As a Charismatic disgusted with the False Prophetic and seeking the truth, I struggled (and still struggle) so much with my prejudices about those in Reformed Circles: I saw them talking much about What Jesus Said, and did not see them as those who have come from sitting at His feet with words that He has just said to them. And a person who has been with Jesus is filled with Spring, one wonders, “What is all this juice and all this joy? ” and you want to be around someone like that.
The gulf between our two worlds kept me from such a person–I describe him here: I think it is the best thing I ever wrote. And not because of the writing, but because of the man.
It is such a grief to me that all the years when I attended a church growing in idolatry, there was the loveliest little Baptist church down the street. We never thought of entering it, until we were out of every other option, because the water is so wide between our worlds. And we can convince very few friends similarly disenchanted by Charismania to join us in worship there. It is such a shame, because the moment I entered First Baptist, I cried. The Spirit was so present there, and the worship was so clean and God exalting, and I had so missed that kind of worship, the kind that is in Spirit and in Truth.
But I wonder, Reformed pastors: Is your church a place that makes a heartsick former Charismatic weep with joy during your worship? Phil was on the platform, leading the parade, giving his people permission to really exult. It was humbly done, and lovely to see, and I really miss that man.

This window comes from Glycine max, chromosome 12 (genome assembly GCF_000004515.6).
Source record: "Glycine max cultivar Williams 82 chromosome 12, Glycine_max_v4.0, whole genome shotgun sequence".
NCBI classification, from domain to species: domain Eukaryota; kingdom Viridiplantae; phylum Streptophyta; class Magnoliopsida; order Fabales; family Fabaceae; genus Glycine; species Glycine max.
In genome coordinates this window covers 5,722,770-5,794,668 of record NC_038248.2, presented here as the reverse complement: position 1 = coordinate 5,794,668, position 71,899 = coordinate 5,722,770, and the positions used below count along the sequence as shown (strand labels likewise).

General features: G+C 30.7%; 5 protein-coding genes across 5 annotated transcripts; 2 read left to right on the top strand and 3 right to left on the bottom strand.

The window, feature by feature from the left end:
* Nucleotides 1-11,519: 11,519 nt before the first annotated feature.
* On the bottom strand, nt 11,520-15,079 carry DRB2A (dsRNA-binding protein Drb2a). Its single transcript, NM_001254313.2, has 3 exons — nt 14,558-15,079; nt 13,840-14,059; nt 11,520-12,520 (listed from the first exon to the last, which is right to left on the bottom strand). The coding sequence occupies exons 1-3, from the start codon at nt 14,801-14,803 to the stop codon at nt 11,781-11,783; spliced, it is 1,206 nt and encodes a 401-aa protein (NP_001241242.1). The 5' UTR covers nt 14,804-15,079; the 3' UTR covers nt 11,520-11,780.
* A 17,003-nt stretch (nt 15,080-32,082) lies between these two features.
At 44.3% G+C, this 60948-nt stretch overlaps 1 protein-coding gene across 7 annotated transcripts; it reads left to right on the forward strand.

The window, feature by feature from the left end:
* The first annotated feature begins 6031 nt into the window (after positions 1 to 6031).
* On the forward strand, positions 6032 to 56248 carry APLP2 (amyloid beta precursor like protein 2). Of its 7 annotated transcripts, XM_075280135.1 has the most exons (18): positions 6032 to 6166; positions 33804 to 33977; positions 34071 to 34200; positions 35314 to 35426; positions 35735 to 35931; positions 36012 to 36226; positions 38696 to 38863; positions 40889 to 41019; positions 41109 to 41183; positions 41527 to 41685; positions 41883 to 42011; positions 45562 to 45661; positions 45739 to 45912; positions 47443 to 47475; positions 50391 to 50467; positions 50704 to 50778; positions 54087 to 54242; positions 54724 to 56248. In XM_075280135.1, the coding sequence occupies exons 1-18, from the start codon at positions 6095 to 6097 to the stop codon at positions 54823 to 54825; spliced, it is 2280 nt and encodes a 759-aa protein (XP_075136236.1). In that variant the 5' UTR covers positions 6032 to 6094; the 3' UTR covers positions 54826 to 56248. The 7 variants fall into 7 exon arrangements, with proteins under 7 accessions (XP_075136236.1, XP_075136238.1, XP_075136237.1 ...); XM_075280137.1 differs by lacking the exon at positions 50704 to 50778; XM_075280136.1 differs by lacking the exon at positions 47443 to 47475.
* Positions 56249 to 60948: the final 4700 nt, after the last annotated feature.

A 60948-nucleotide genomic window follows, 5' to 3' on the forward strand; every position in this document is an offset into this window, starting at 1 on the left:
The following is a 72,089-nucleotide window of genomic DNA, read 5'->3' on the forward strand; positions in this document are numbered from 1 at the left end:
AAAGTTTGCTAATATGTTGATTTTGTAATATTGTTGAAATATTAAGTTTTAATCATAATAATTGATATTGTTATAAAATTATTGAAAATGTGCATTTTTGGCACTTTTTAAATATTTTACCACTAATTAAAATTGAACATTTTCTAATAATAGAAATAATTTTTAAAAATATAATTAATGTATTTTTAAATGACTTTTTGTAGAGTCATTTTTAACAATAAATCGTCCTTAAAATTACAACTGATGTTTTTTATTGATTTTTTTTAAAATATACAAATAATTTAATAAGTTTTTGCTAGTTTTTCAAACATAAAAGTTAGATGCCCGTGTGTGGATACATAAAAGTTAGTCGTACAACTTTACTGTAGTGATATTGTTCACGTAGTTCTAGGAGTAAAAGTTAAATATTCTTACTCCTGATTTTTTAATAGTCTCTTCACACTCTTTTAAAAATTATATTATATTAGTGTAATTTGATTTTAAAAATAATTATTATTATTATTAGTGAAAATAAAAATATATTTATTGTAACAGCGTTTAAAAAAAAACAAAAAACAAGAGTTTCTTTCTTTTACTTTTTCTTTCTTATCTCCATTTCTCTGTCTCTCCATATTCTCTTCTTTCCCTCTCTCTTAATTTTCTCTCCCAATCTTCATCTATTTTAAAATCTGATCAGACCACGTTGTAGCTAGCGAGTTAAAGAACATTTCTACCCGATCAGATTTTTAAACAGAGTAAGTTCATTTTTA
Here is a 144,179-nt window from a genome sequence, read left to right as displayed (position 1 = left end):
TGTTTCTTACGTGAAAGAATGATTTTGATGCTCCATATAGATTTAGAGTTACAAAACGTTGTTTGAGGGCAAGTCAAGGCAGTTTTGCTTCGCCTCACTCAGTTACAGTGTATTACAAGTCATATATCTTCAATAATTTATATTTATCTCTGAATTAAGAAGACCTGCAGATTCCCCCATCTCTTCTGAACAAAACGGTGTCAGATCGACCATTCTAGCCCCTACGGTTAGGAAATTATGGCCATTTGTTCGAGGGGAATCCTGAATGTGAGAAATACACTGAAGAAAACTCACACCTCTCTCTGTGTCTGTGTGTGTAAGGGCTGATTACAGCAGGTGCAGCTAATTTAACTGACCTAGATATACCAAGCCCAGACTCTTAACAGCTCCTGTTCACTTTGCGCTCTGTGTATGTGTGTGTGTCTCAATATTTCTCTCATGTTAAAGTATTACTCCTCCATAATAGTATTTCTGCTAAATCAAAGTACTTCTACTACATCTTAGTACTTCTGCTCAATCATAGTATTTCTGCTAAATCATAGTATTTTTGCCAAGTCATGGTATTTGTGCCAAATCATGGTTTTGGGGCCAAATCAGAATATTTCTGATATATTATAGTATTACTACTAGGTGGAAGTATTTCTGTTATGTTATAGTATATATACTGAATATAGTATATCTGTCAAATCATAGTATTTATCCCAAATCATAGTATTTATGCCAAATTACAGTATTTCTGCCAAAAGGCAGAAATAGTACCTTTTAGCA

Another question: Would those with whom you vehemently disagree theologically give an eulogy at your funeral? Many of the pastors who prayed regularly with Phil disagreed with him about lots of things. But they interceded together for this sin-saturated city at the prayer meetings Phil had initiated, and this meeting included my former pastor. He spoke movingly about him, recalling the day when Phil led his parishioners in another kind of parade, streaming down the sidewalks to the newly-opened charismatic church down the street, in a funny sort of welcome wagon to the newcomers on the block. I remember that day. They came in at the end of our service, and I thought they all looked a little nervous–I never guessed what Phil was risking. But we weren’t that weird then. My pastor wasn’t running with the crowd he runs with now, and we weren’t aligned with Bethel Redding. Things were done decently. Pretty orderly.
And would you call your opponents your friends? Phil did, when I told him about leaving that church, and why–because of Lakeland, and Bill Johnson. His face became very grave. “He is my friend” Phil said. “We pray together for this city.” He wasn’t going to let me talk smack about his friend. I said I hate the False Prophetic but I love the man. Phil reassured me that he knew of Lakeland, and its falseness, and was in dialogue with his friend. Go figure what that means. But I know Phil had a love of the truth.